From Peithô's Web

W. Rhys Roberts translation


Chapters 18-22


But, what are we next to say of questions and interrogations? Is it not precisely by the visualizing qualities of these figures that Demosthenes strives to make his speeches far more effective and impressive? 'Pray tell me,--tell me, you sir,--do you wish to go about and inquire of one another, Is there any news? Why, what greater news could there be than this, that a Macedonian is subduing Greece? Is Philip dead? No; but he is ill. Dead or ill, what difference to you? Should anything happen to him, you will speedily create another Philip' (Philippic 1, 10, at Perseus). Again he says, 'Let us sail against Macedonia. Where shall we find a landing-place? someone asks. The war itself will discover the weak places in Philip's position'(Philippic 1, 44, at Perseus) All this, if stated plainly and directly, would have been altogether weaker. As it is, the excitement, and the rapid play of question and answer, and the plan of meeting his own objections as though they were urged by another, have by the help of the figure made the language used not only more elevated but also more convincing. 2. For an exhibition of passion has a greater effect when it seems not to be studied by the speaker himself but to be inspired by the occasion; and questions asked and answered by oneself simulate a natural outburst of passion. For just as those who are interrogated by others experience a sudden excitement and answer the inquiry incisively and with the utmost candour, so the figure of question and answer leads the hearer to suppose that each deliberate thought is struck out and uttered on the spur of the moment, and so beguiles his reason. We may further quote that passage of Herodotus which is regarded as one of the most elevated: 'if thus.......'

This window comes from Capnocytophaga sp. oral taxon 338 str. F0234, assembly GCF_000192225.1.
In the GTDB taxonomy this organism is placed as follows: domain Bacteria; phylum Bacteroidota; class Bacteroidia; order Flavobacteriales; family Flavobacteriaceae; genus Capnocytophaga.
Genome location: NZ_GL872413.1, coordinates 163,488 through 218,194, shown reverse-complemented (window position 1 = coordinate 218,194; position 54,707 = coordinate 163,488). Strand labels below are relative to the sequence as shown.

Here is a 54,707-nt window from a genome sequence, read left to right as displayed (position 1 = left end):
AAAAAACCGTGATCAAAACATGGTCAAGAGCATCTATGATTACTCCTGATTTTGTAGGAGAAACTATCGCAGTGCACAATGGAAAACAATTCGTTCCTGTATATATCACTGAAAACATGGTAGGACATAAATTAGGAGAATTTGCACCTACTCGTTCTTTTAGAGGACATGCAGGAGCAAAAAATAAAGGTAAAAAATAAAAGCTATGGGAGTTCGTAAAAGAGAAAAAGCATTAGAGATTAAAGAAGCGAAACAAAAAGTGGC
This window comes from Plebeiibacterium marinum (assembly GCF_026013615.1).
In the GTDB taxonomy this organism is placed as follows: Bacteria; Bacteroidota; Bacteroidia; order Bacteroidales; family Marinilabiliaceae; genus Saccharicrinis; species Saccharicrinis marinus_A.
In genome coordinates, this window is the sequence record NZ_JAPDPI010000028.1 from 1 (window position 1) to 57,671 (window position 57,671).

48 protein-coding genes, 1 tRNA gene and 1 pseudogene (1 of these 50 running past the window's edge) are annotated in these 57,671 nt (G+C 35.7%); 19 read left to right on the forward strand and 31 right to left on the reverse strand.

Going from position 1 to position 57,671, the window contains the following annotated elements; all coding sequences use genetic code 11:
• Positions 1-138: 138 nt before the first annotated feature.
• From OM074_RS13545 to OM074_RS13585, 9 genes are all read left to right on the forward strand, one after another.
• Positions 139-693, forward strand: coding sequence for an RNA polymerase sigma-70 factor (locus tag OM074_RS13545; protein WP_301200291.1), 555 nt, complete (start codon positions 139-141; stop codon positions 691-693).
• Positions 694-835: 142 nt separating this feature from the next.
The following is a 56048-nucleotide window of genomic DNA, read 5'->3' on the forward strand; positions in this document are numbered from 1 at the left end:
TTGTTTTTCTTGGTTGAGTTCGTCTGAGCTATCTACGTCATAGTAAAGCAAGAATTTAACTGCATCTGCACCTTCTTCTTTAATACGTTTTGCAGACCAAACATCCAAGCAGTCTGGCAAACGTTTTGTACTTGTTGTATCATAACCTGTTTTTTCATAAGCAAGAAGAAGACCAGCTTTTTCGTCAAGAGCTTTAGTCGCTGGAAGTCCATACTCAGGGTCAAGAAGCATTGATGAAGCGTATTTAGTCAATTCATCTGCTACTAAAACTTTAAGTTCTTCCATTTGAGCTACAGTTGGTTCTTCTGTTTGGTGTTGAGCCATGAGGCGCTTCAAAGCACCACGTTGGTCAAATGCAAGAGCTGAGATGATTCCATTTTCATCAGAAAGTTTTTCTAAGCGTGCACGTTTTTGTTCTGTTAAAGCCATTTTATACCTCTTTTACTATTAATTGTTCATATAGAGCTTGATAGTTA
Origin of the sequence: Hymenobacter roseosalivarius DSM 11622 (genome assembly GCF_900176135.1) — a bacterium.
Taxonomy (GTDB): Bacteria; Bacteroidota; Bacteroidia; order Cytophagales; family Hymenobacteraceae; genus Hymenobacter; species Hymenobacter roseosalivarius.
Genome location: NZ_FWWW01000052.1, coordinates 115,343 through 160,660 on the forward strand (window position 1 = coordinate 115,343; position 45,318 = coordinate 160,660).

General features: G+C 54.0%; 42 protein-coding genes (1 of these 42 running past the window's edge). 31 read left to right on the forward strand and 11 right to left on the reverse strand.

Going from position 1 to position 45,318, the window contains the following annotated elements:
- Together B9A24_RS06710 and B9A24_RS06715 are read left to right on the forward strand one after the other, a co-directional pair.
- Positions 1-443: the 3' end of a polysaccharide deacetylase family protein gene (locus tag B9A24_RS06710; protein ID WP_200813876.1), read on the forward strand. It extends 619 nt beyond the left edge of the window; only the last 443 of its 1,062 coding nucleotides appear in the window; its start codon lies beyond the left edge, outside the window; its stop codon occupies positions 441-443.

The words issue forth without connecting links and are poured out as it were, almost outstripping the speaker himself. 'Locking their shields,' says Xenophon, 'they thrust fought slew fell' (Hellenica IV. 3, 19, at Perseus). 2. And so with the words of Eurylochus:--

We passed, as thou badst, Odysseus, midst twilight of oak-trees round.

There amidst of the forest-glens a beautiful palace we found.

(Odyssey 10. 251-252, at Perseus)

For the lines detached from one another, but none the less hurried along, produce the impression of an agitation which interposes obstacles and at the same time adds impetuosity. This result Homer has produced by the omission of conjunctions.



A powerful effect usually attends the union of figures for a common object, when two or three mingle together as it were in partnership, and contribute a fund of strength, persuasiveness, beauty. Thus, in the speech against Meidias, examples will be found of asyndeton, interwoven with instances of anaphora and diatyposis. 'For the smiter can do many things (some of which the sufferer cannot even describe to another) by attitude, by look, by voice' (Against Midias, 72). 2. Then, in order that the narrative may not, as it advances, continue in the same groove (for continuance betokens tranquillity, while passion--the transport and commotion of the soul-- sets order at defiance), straightway he hurries off to other Asyndeta and Repetitions. 'By attitude, by look, by voice, when he acts with insolence, when he acts like an enemy, when he smites with his fists, when he smites you like a slave.' By these words the orator produces the same effect as the assailant--he strikes the mind of the judges by the swift succession of blow on blow. 3. Starting from this point again, as suddenly as a gust of wind, he makes another attack. 'When smitten with blows of fists,' he says, 'when smitten upon the cheek. These things stir the blood, these drive men beyond themselves, when unused to insult. No one can, in describing them, convey a notion of the indignity they imply.' So he maintains throughout, though with continual variation, the essential character of the Repetitions and Asyndeta. In this way, with him, order is disorderly, and on the other hand disorder contains a certain element of order.